Tuesday, June 10, 2014

How Employers Evaluate Job Applicants: 2. The Decision Making Process

Along with recommendations provided by outside sources, employers also evaluate and catalog less intangible personal traits that are presented by the applicants themselves. Converted by employers into qualifications, these traits are acquired and measured from an interview through the actions and behavior of an interviewee, as well as from other credentials. This can occur directly, face-to-face, or through remote resources and correspondence.

© 2014 Don Arday.
This information is offered to give job applicants a look at the job hiring process from the standpoint of an employer seeking a new employee. Considering what happens during this process from an employer’s viewpoint can help applicants prepare better job applications. A portfolio, resume, bio, and other bits of information are not entirely responsible for a candidate receiving a lucrative job offer. Other supplemental considerations such as an applicant’s personality, conduct, attitude, and values strongly influence a decision to hire, and surprisingly in some instances, even more so than their skills or achievements.

Getting to “know” an applicant is a high priority for most employers. This explains why nearly every salaried position requires more than one interview, or a series of interviews with different persons within a company. Interviews and other investigations are all for the purpose of establishing a comfort level with the applicant before making him or her an offer. It is nearly impossible to consider every standard every company could possibly use, but the following essential prerequisites are seriously considered as part of the evaluation process.


It is said about some people one encounters that they “have personality”. The phrase generally refers to someone with an outgoing, bubbly, vibrant, gregarious, noticeable, or notable mannerisms. A misconception many applicants have about personality is that they themselves should possess these fervent mannerisms. The truth is that it is most important to have a personality that will blend naturally with the personality of the company they are seeking employment with, and company personalities do vary. Some company personalities are energetic and boisterous while others are more modest and reserved. The bottom line is, employers are looking for a good fit concerning personal mannerisms.


An interviewer can tell a great deal about an applicant by the way they conduct themselves in an interview. Conduct within a company can be very formal, or it can be casual. This depends on many factors including the type of company, the industry the company serves, cultural influences that exist, the company personality, etc. For instance financial and law firms are generally conduct themselves more formally than design and gaming firms. The jewelry industry is more formal than in the more casual fashion industry. And companies in Japan conduct themselves so formally as to be almost ritualistic, whereas American companies have a much less structured form of conduct. Like personality, employers are looking for applicants who demonstrate an understanding of the type of conduct exhibited by the company they are seeking employment from.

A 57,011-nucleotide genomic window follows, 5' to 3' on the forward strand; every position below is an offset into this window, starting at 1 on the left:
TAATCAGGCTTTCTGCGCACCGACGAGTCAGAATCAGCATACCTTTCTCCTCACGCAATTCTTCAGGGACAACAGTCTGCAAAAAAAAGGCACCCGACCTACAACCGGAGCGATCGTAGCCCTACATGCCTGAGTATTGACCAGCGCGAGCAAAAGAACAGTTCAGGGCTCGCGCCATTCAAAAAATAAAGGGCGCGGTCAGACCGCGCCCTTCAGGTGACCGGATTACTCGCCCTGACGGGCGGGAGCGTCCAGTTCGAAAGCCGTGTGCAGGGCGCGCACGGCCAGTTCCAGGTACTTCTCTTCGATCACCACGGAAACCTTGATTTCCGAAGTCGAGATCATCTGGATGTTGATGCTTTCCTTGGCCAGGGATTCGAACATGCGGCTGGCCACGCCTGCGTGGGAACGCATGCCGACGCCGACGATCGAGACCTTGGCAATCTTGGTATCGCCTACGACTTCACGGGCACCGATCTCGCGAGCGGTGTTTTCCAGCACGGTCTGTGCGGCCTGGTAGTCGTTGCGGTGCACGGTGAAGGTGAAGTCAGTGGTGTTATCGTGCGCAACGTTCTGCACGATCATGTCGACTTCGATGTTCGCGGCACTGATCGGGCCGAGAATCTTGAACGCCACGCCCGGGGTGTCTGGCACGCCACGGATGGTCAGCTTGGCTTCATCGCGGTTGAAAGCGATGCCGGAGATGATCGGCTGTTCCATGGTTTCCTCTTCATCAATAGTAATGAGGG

Although attitude and conduct are both forms of behavior, attitude differs from conduct in that conduct is about how an applicant accomplishes tasks, whereas attitude is more about what an applicant’s thinks about the tasks he or she accomplishes; in other words, an applicant’s opinion and mind-set. Demeanor plays a very important part in whether an applicant may be offered a job or not. Interviewees that even show the slightest hint of narcissism, insensitivity, egocentricity, or inattentiveness are quickly removed from consideration. These forms of attitude are often presented through body posture, facial expression, and inflection in speech, but a problematic attitude can also be detected in an applicant that doesn’t seem to be listening or fails to answer questions directly.


Employers believe their employees should have good values, and they search for job applicants who possess them. A job candidate who believes in, has an opinion and can converse about, commendable ideals, standards, ethics, and principles has a distinct advantage over one who hasn’t placed value(s) on what they do; and it is surprising how many job seekers have not, particularly when it comes to standards of quality and excellence.


Employers cross-reference an applicant’s personality, conduct, attitude, and values with the desirable skills sought after by the employer such as leadership abilities, a willingness for teamwork, task-based initiative, work ethic, time management abilities, organizational skills, self-discipline and self directedness, critical judgment, creativity and ingenuity, and ability to communicate. And in the end, impressions and knowledge from personal contact with candidates, are combined with outside recommendations and verification data to form the final assessment of a job applicant.

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